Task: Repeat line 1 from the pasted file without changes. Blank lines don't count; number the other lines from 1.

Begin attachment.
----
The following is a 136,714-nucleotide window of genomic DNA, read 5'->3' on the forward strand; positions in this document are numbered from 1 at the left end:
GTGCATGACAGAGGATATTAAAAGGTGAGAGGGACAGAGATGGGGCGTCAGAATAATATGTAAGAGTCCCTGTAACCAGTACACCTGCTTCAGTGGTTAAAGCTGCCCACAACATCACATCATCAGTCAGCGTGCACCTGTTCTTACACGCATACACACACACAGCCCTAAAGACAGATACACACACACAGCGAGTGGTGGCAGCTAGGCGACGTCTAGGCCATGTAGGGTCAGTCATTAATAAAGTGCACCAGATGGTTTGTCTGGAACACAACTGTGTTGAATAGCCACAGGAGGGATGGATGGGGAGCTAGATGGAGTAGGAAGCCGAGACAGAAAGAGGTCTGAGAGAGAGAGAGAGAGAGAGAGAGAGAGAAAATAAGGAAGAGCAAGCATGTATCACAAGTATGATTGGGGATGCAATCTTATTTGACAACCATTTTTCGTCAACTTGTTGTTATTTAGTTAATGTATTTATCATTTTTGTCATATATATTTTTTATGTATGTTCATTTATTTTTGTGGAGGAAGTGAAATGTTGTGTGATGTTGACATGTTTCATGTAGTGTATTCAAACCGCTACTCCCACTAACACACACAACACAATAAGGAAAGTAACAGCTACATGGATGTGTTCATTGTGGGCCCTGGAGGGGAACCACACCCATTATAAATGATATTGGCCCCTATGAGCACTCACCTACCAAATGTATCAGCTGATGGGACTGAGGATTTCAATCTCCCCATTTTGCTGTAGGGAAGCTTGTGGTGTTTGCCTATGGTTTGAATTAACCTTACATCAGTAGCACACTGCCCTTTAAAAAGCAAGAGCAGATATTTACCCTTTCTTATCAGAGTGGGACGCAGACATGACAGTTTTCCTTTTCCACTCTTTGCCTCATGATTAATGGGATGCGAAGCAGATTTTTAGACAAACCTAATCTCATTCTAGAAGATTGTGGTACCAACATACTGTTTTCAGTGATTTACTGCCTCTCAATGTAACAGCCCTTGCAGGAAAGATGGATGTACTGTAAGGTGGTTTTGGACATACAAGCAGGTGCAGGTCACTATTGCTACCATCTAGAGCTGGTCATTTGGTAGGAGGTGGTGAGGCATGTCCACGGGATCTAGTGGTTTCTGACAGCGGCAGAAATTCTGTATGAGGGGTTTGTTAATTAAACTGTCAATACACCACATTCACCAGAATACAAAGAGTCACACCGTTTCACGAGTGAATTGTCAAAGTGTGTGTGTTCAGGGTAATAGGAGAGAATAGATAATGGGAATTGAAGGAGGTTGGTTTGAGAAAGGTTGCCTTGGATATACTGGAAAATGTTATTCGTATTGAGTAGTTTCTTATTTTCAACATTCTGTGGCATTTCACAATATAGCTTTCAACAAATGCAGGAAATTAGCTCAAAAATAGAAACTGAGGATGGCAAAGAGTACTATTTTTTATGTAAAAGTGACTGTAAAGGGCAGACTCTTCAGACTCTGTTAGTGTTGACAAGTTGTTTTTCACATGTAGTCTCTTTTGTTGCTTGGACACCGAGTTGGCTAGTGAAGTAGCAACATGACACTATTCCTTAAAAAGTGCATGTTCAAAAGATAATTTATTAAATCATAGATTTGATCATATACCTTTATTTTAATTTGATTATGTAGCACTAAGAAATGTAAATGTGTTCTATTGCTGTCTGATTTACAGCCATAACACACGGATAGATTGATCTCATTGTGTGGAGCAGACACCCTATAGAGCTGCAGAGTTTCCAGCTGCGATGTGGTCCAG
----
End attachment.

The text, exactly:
The following is a 136,714-nucleotide window of genomic DNA, read 5'->3' on the forward strand; positions in this document are numbered from 1 at the left end: